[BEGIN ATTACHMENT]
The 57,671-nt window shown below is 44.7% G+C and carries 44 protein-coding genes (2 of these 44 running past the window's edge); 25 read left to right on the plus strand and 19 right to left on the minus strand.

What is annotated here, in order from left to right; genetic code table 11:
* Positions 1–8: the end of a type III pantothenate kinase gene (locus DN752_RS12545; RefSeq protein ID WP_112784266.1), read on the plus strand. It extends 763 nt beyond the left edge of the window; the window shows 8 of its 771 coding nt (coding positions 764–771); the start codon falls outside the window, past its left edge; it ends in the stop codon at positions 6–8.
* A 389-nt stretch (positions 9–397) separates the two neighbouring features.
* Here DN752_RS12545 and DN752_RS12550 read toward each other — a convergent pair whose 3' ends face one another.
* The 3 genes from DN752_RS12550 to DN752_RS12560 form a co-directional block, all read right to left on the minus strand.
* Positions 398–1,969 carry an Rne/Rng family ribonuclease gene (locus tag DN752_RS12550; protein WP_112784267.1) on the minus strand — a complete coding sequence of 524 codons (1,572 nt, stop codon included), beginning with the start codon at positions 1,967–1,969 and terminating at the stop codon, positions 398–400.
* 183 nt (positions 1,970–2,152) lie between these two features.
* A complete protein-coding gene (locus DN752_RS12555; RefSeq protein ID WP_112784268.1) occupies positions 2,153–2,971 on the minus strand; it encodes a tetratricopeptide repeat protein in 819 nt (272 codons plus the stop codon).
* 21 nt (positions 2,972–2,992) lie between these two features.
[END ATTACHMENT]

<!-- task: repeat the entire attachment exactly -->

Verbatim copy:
The 57,671-nt window shown below is 44.7% G+C and carries 44 protein-coding genes (2 of these 44 running past the window's edge); 25 read left to right on the plus strand and 19 right to left on the minus strand.

What is annotated here, in order from left to right; genetic code table 11:
* Positions 1–8: the end of a type III pantothenate kinase gene (locus DN752_RS12545; RefSeq protein ID WP_112784266.1), read on the plus strand. It extends 763 nt beyond the left edge of the window; the window shows 8 of its 771 coding nt (coding positions 764–771); the start codon falls outside the window, past its left edge; it ends in the stop codon at positions 6–8.
* A 389-nt stretch (positions 9–397) separates the two neighbouring features.
* Here DN752_RS12545 and DN752_RS12550 read toward each other — a convergent pair whose 3' ends face one another.
* The 3 genes from DN752_RS12550 to DN752_RS12560 form a co-directional block, all read right to left on the minus strand.
* Positions 398–1,969 carry an Rne/Rng family ribonuclease gene (locus tag DN752_RS12550; protein WP_112784267.1) on the minus strand — a complete coding sequence of 524 codons (1,572 nt, stop codon included), beginning with the start codon at positions 1,967–1,969 and terminating at the stop codon, positions 398–400.
* 183 nt (positions 1,970–2,152) lie between these two features.
* A complete protein-coding gene (locus DN752_RS12555; RefSeq protein ID WP_112784268.1) occupies positions 2,153–2,971 on the minus strand; it encodes a tetratricopeptide repeat protein in 819 nt (272 codons plus the stop codon).
* 21 nt (positions 2,972–2,992) lie between these two features.